Bradford Cathedral free of ‘terrible mess’

by
31 January 2008

by Pat Ashworth

Free at last: Bradford Cathedral

Free at last: Bradford Cathedral

BRADFORD Cathedral is no longer in debt, and is in effect freed from bankruptcy, the Dean, the Very Revd Dr David Ison, was able to announce on Tuesday. The Cathedral has been in difficulties since the failure of the Life Force Exhibition in 2001, a project that had received a grant of £2.1 million from the Millennium Commission. Total debts were about £4 million.

Creditors agreed in August 2004 to a Company Voluntary Arrangement (CVA), under which they would all receive a small proportion of what they were owed: a solution described by the Dean who had been in post 2002-04, the Very Revd Dr Christopher Hancock, as “the best — if not the only — way out of this terrible mess” (News, 13 August 2004).

Dr Ison, who was appointed in September 2005, said on Tuesday: “We’ve been bumping along the bottom, trying to keep our head above water, for the last seven years since the project collapsed. It’s such a relief to get the piece of paper that says we’ve been discharged from bankruptcy.” He expressed “real regret” about the debts, especially those to “small local creditors”.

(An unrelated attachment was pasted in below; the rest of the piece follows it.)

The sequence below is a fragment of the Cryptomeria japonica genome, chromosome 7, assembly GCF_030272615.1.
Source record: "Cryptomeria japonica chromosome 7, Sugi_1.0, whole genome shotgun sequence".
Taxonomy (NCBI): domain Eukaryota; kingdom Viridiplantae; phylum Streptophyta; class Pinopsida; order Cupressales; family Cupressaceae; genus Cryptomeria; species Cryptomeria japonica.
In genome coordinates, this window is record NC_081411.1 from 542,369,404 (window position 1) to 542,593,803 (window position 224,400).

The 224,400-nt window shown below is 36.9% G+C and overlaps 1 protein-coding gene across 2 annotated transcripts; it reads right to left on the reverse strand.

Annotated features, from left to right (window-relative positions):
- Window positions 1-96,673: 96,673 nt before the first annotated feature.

When Life Force failed in 2001, alternative uses were sought for St Peter’s House, the former post

office that had been acquired for

the project, but none could be found. It was finally bought with Arts Council money in July last year by Kala Sangam, a South Asian arts group.

Creditors received 7p in the pound for what they were owed. The CVA safeguarded the life of the cathedral, but it was not allowed to receive any money above the basic income. Even legacies had to go to the creditors. “The congregation have been very faithful in giving us money, but we have not been able

to raise any funds from elsewhere,” said the Dean.

“Most people I’ve talked to in the city recognise that [Life Force] was an attempt to do something for the city by the cathedral, and the fact that it was made insolvent was not due directly to the cathedral, but to do with the bodies connected with it and with the project.

“There has been a fair amount of goodwill towards us. . . There have been some exciting developments in interfaith work in the city about shared values,” said Dr Ison.

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